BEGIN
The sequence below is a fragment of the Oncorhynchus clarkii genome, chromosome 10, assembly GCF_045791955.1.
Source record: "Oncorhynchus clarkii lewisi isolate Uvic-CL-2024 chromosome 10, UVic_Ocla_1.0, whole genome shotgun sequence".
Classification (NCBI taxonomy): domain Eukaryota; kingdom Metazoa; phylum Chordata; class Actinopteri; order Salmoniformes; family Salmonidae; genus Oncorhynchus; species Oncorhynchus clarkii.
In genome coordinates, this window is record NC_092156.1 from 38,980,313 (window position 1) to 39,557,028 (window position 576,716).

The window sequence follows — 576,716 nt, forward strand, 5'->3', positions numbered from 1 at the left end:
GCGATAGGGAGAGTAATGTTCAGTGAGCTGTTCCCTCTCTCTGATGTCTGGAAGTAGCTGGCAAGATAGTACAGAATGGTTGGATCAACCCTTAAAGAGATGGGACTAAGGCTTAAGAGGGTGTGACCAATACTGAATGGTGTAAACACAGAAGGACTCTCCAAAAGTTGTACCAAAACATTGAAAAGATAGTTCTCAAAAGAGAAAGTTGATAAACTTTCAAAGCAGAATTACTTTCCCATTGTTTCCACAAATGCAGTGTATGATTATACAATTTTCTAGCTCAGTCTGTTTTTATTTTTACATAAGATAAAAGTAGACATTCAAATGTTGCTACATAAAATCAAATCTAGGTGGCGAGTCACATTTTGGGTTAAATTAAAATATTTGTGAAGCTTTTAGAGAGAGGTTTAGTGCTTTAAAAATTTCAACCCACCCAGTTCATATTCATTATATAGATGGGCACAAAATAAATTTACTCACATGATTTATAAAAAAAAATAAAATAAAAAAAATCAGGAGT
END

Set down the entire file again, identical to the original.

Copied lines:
The sequence below is a fragment of the Oncorhynchus clarkii genome, chromosome 10, assembly GCF_045791955.1.
Source record: "Oncorhynchus clarkii lewisi isolate Uvic-CL-2024 chromosome 10, UVic_Ocla_1.0, whole genome shotgun sequence".
Classification (NCBI taxonomy): domain Eukaryota; kingdom Metazoa; phylum Chordata; class Actinopteri; order Salmoniformes; family Salmonidae; genus Oncorhynchus; species Oncorhynchus clarkii.
In genome coordinates, this window is record NC_092156.1 from 38,980,313 (window position 1) to 39,557,028 (window position 576,716).

The window sequence follows — 576,716 nt, forward strand, 5'->3', positions numbered from 1 at the left end:
GCGATAGGGAGAGTAATGTTCAGTGAGCTGTTCCCTCTCTCTGATGTCTGGAAGTAGCTGGCAAGATAGTACAGAATGGTTGGATCAACCCTTAAAGAGATGGGACTAAGGCTTAAGAGGGTGTGACCAATACTGAATGGTGTAAACACAGAAGGACTCTCCAAAAGTTGTACCAAAACATTGAAAAGATAGTTCTCAAAAGAGAAAGTTGATAAACTTTCAAAGCAGAATTACTTTCCCATTGTTTCCACAAATGCAGTGTATGATTATACAATTTTCTAGCTCAGTCTGTTTTTATTTTTACATAAGATAAAAGTAGACATTCAAATGTTGCTACATAAAATCAAATCTAGGTGGCGAGTCACATTTTGGGTTAAATTAAAATATTTGTGAAGCTTTTAGAGAGAGGTTTAGTGCTTTAAAAATTTCAACCCACCCAGTTCATATTCATTATATAGATGGGCACAAAATAAATTTACTCACATGATTTATAAAAAAAAATAAAATAAAAAAAATCAGGAGT